I bought two of these and, once I realised they don't take to heavy pruning like their alba sibirica cousins, they both settled down and have been very happy.  These days I trim them lightly and occasionally remove whole stems but never more than a third at a time.

They are so happy they have suckered so at the front I am constantly removing babies which I pot up to give away or sell at an anuual charity plant fair.  The one at the back was moved 4 years ago so I had a better view of it in winter from the sofa.   It produced 12 babies from bits of root left behind in its old site.  I replanted those in a new bed I made over on the far end of my garden.  This year I found 7 new babies in the old site and have given them all away.

Moral?  These things sucker like mad so beware and they should be sold with a warning and at very low prices.   Definitely not a premium plant that's hard to propagate.



glad it's not just mine that looks rubbish! I bought one last autumn and it's looked very poorly ever since. Many stems went black, leaves looked poorly too. I've cut off all the black stem ends, and it's finally starting to perk up a bit, but compared to the bright green/yellow dogwood i got at the same time they are like chalk and cheese.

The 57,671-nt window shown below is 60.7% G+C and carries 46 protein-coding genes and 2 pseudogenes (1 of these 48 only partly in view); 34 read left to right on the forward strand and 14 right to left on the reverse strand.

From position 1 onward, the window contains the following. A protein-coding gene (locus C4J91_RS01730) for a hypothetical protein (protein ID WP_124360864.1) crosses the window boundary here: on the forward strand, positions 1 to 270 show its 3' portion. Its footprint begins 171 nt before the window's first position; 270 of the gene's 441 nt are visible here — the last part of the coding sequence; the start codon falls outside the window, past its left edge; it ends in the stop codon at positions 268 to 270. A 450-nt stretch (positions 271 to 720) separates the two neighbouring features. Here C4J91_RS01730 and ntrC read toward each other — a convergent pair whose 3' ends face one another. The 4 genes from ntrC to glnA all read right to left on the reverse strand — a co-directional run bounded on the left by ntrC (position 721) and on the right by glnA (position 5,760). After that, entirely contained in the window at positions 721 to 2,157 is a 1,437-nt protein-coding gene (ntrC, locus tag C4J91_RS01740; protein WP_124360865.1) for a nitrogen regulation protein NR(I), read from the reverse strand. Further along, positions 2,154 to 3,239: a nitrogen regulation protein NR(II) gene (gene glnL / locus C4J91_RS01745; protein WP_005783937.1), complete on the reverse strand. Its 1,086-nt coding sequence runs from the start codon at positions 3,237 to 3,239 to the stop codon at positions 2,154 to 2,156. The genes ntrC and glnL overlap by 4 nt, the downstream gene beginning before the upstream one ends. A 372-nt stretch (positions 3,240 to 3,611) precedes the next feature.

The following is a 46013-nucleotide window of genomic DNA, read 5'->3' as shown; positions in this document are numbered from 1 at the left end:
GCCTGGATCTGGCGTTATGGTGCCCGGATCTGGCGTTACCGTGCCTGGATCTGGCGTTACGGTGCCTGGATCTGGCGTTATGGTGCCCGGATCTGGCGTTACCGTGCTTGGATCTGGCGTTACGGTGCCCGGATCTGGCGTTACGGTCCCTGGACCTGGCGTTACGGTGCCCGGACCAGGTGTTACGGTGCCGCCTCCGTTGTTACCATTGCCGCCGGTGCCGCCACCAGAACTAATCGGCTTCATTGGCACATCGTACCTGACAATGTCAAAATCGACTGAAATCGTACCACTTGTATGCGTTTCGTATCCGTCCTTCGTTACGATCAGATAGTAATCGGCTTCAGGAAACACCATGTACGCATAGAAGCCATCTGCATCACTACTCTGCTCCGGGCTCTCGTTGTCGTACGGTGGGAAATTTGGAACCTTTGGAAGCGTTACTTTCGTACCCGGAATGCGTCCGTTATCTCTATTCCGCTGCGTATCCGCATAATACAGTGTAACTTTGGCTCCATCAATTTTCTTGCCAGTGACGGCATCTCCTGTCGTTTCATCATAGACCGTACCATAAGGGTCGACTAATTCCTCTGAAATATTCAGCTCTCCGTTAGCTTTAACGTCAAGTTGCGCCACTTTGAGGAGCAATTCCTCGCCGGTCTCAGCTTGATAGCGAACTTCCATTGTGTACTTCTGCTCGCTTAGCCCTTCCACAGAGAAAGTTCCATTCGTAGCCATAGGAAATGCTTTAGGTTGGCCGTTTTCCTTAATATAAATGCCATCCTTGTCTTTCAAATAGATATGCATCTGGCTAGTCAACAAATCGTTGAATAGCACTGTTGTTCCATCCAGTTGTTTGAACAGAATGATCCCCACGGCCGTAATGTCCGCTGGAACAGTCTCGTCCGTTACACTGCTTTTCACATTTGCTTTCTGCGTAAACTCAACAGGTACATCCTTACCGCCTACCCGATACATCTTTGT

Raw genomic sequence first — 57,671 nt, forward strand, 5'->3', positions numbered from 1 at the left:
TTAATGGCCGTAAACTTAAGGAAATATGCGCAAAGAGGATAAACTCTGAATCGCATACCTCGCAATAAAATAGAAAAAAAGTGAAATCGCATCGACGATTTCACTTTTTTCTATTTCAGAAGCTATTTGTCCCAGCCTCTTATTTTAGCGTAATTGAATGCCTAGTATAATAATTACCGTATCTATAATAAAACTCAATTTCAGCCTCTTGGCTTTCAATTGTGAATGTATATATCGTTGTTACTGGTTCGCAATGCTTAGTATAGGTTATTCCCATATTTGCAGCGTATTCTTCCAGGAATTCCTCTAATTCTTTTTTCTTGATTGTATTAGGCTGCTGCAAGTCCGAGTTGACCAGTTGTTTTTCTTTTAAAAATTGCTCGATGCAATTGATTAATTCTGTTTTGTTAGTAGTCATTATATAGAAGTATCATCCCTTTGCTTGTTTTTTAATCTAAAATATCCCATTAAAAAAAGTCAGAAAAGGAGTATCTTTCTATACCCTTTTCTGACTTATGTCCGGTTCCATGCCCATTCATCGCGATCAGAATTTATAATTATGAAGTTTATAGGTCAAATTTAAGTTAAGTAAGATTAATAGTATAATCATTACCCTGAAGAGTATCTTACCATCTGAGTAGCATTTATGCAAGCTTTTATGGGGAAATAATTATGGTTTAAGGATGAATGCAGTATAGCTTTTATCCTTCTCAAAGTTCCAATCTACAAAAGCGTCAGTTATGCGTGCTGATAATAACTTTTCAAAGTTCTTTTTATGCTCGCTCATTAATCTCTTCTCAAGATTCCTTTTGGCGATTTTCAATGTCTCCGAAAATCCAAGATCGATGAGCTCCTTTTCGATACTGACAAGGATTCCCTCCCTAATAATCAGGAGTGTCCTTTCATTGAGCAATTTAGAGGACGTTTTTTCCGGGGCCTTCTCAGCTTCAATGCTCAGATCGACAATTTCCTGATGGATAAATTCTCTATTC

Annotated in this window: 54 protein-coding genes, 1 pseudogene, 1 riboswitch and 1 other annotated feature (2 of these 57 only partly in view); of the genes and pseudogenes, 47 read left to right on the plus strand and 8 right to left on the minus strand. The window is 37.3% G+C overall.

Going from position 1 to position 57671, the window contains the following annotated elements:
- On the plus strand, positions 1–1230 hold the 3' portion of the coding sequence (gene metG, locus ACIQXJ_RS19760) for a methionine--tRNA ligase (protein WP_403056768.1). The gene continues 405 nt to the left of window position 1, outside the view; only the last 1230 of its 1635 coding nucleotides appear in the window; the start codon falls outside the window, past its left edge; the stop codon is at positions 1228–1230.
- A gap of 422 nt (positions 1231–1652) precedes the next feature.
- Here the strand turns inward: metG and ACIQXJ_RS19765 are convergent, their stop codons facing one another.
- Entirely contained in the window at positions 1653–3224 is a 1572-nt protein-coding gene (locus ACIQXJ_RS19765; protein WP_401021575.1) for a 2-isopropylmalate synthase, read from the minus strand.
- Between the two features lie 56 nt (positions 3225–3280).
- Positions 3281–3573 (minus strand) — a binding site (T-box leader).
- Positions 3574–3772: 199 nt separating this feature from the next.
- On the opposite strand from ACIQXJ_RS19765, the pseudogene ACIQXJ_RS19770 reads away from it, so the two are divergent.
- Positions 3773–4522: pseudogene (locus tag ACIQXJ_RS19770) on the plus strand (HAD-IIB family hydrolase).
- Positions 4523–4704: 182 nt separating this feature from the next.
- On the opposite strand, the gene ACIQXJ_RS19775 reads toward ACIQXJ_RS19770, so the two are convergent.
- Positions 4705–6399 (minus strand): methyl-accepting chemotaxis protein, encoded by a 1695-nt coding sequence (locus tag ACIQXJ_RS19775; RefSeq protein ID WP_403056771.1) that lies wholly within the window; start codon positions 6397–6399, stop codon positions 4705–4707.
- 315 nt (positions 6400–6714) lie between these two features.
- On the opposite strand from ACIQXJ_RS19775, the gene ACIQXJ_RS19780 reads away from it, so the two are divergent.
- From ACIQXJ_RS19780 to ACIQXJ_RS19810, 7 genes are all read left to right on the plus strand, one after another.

There might be something in the not liking damp so much, maybe the wet winter had it's tole.. fingers crossed it gets established this summer.

star gaze lily

I have three, two of which are looking pretty sad at the moment.

Can anyone tell me when I can lift them and put them somewhere else in the garden to see if  they grow any better please.


I'd do it when dormant but if you think it's getting too hot and dry now it might be worth risking a move. Better than losing it.

Lily, wait until autumn now before you move them.

midwinter fire, for me, is fickle.  You cannot prune them as you do the already said, light pruning only.

i cannot grow them well at all but for a friend I have managed to get it to thrive. mainly by not fussing it too much I think

star gaze lily

Thank you Nut and Verdun. 

Don't think its too dry, so will wait till later in the year.

Thanks again.



In the end I've decided the vibrant red of alba sibirica with it's strong growth and good foliage is far more beautiful than the Midwinter form which needs coddling and is wussy about being pruned so can easily get too big.

I am now layering the sibirica to make new plants for me and a couple of friends but will continue to pot up Midwinter Fire babies for the annual charity plant sale cos people still like it.